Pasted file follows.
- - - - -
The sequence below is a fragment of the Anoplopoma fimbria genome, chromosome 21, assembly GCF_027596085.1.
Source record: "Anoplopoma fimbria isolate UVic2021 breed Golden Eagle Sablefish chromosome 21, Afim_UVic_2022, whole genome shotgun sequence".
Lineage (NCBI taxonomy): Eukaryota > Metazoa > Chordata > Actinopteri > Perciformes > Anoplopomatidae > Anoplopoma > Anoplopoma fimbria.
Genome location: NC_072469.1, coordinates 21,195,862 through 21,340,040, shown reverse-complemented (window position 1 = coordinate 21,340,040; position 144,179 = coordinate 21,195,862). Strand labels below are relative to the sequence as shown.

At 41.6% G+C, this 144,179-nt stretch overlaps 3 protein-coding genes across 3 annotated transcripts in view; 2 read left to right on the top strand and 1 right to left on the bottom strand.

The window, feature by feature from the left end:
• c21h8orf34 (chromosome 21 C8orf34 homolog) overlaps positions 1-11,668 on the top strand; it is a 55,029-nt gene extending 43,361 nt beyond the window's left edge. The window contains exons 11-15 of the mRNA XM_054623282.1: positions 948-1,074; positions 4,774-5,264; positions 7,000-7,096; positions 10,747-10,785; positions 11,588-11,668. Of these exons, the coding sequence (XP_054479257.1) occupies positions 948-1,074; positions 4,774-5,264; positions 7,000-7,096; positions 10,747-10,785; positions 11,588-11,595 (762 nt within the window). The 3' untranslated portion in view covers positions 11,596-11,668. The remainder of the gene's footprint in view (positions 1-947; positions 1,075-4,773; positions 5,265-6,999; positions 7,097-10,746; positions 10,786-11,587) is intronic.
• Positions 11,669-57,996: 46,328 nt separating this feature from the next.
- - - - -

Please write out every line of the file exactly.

The sequence below is a fragment of the Anoplopoma fimbria genome, chromosome 21, assembly GCF_027596085.1.
Source record: "Anoplopoma fimbria isolate UVic2021 breed Golden Eagle Sablefish chromosome 21, Afim_UVic_2022, whole genome shotgun sequence".
Lineage (NCBI taxonomy): Eukaryota > Metazoa > Chordata > Actinopteri > Perciformes > Anoplopomatidae > Anoplopoma > Anoplopoma fimbria.
Genome location: NC_072469.1, coordinates 21,195,862 through 21,340,040, shown reverse-complemented (window position 1 = coordinate 21,340,040; position 144,179 = coordinate 21,195,862). Strand labels below are relative to the sequence as shown.

At 41.6% G+C, this 144,179-nt stretch overlaps 3 protein-coding genes across 3 annotated transcripts in view; 2 read left to right on the top strand and 1 right to left on the bottom strand.

The window, feature by feature from the left end:
• c21h8orf34 (chromosome 21 C8orf34 homolog) overlaps positions 1-11,668 on the top strand; it is a 55,029-nt gene extending 43,361 nt beyond the window's left edge. The window contains exons 11-15 of the mRNA XM_054623282.1: positions 948-1,074; positions 4,774-5,264; positions 7,000-7,096; positions 10,747-10,785; positions 11,588-11,668. Of these exons, the coding sequence (XP_054479257.1) occupies positions 948-1,074; positions 4,774-5,264; positions 7,000-7,096; positions 10,747-10,785; positions 11,588-11,595 (762 nt within the window). The 3' untranslated portion in view covers positions 11,596-11,668. The remainder of the gene's footprint in view (positions 1-947; positions 1,075-4,773; positions 5,265-6,999; positions 7,097-10,746; positions 10,786-11,587) is intronic.
• Positions 11,669-57,996: 46,328 nt separating this feature from the next.